A three-year undercover investigation in which four law enforcement officers successfully infiltrated the group.
Los Angeles County Sheriff Lee Baca, at podium, speaks during a news conference Tuesday, Oct. 21, 2008, in Los Angeles. Dozens of burly, tattoo-covered Mongol motorcycle gang members were arrested.
FEATURED IN TRAINING
Warm weather brings out motorcycles. Motorcycles bring bikers. Bikers bring biker runs. And biker runs bring problems—especially for street cops.
For purposes of this article, I’m going to limit the tactics discussed to making high-risk stops, either investigatory or traffic-related, of known or suspected biker groups connected to or affiliated with outlaw motorcycle clubs or gangs (e.g., the Hell’s Angels, Mongols, Warlocks, Deadmen, the Sons of Silence or some other lesser-known—but just as dangerous—groups) with known hostilities toward law enforcement. Furthermore, nothing contained in this piece should be construed as suggesting that the mere display of biker colors justifies the stopping of any motorcycle operator or condoning the harassment of any particular biker club or group. Remember: Every investigatory stop, regardless of the operator, must be precipitated on probable cause.
How It’s Done
Stopping a group of outlaw bikers creates significant risks. Whether they’re on a dedicated run with their colors displayed or heading to or from a rally, a funeral or a party, there are significant threats. Organized runs of outlaw biker gangs are rare nowadays. Most, if not all, don’t want to draw attention to themselves, especially if they’re carrying or transporting contraband or drugs, and most won’t be flying their colors. With the exception of a funeral for a fellow member or an unscheduled musical event, the two most regular biker runs that uniformed street cops will find themselves dealing with are the treks to South Dakota for the Annual Sturgis Motorcycle Rally each summer and the yearly jogs to Daytona Beach for Bike Week, held each spring in central Florida.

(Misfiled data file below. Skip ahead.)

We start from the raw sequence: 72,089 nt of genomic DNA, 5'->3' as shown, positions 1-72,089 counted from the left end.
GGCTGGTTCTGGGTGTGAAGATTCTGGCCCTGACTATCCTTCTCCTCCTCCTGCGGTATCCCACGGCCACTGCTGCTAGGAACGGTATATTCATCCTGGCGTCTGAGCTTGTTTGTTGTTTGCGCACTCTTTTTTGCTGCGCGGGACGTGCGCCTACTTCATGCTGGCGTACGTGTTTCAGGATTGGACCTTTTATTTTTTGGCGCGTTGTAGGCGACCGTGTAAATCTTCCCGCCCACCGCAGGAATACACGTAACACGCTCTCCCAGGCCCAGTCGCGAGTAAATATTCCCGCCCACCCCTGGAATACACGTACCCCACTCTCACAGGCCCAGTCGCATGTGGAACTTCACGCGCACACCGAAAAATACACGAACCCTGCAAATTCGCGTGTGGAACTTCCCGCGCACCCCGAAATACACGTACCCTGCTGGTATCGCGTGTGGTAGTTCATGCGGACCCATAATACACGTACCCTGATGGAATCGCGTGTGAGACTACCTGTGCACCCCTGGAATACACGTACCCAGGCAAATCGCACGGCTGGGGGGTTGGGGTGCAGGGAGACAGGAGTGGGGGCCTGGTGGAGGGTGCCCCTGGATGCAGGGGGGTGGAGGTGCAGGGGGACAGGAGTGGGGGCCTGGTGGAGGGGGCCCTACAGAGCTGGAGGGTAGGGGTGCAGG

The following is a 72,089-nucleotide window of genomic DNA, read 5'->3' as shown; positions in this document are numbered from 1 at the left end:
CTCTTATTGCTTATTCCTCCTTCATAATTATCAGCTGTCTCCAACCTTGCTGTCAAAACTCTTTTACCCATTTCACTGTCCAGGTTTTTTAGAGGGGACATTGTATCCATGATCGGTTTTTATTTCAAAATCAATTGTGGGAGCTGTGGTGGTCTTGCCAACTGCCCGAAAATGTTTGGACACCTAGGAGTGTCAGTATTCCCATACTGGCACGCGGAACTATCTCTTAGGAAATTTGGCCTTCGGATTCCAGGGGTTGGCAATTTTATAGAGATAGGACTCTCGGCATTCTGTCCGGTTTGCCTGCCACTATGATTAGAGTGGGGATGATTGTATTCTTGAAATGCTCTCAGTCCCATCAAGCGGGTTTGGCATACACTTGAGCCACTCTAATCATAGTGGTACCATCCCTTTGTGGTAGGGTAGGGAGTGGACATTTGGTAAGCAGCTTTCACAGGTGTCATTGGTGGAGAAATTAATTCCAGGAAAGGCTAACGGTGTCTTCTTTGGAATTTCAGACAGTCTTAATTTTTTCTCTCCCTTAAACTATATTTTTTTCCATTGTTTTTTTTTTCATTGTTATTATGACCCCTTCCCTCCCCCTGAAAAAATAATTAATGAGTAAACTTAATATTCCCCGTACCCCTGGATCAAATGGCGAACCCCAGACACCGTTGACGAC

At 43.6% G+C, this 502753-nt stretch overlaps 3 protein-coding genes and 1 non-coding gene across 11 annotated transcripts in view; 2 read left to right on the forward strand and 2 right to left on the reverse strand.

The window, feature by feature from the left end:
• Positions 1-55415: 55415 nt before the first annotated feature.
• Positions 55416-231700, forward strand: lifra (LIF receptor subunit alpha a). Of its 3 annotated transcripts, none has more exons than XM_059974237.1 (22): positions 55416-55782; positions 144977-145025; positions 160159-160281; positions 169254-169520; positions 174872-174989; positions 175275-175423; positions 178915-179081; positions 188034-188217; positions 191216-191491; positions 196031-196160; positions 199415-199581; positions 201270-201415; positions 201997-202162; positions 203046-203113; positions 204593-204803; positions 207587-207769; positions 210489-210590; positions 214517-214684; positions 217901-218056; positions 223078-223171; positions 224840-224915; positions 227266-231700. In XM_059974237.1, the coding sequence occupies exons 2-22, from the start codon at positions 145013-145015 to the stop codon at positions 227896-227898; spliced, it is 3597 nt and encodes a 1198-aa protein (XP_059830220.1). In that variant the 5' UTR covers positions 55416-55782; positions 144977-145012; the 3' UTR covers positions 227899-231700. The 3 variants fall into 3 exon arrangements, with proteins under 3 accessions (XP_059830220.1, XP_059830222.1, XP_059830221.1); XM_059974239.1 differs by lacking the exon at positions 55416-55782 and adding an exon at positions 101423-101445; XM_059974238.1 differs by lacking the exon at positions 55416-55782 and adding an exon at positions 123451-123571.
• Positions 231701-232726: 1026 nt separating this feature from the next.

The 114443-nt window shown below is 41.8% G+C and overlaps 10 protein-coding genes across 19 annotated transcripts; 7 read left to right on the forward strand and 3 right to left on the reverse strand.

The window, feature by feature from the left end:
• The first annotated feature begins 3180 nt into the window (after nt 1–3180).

Law enforcement officers conducting investigatory or traffic stops of one or more outlaw bikers must never let their guards down. Like oil and water, outlaw bikers and cops don’t mix well. And the odds of stopping a wanted suspect, even one wanted for a something as insignificant as an outstanding bench warrant, are pretty good.
Having spent a good deal of my time in the bag, pushing a cruiser, I can’t count the number of times my partner and I stopped Iron Horsemen Motorcycle Club members for legitimate, albeit minor, traffic infractions (e.g., no helmet, expired plates, no inspection sticker) only to find outstanding criminal warrants for one or more of the members. Of course, the outstanding criminal warrant permits a custodial arrest. The custodial arrest allows a search incident to that arrest. And what comes out of their pockets is just gravy on top of the meat, be it some dope, a gun or an auto-open knife.
In my past life as an undercover narc, I networked with some biker wannabes, forerunners of what (and who) eventually became the Rochester, N.Y., chapter of the Hell’s Angels. Since that time, formal schooling and professional education has confirmed much of what I learned back then. Here are some must-know tactical tips.
Have back-up: Outlaw bikers, while having little respect for the law, per se, do respect a controlled show of force. Never try to make a traffic stop of known outlaw bikers alone. As odd as it may sound, outlaw bikers look at police officers as another type of gang—and not necessarily one with similar philosophies. In a strange way, a controlled, professional show of police force (i.e., numbers) elicits respect from them. I know there’s some strange psychology at play here that I can’t explain, but trust me on this.
Don’t let them put the kick stand of their bike down: Leaving the kick stand up will force the operator to have to balance his bike with both feet. To these folks, their bikes are gold. Most won’t want to risk dropping it just to get to you. Tell them straight up, “Leave your kick stand up, sir.” Remember: Passenger-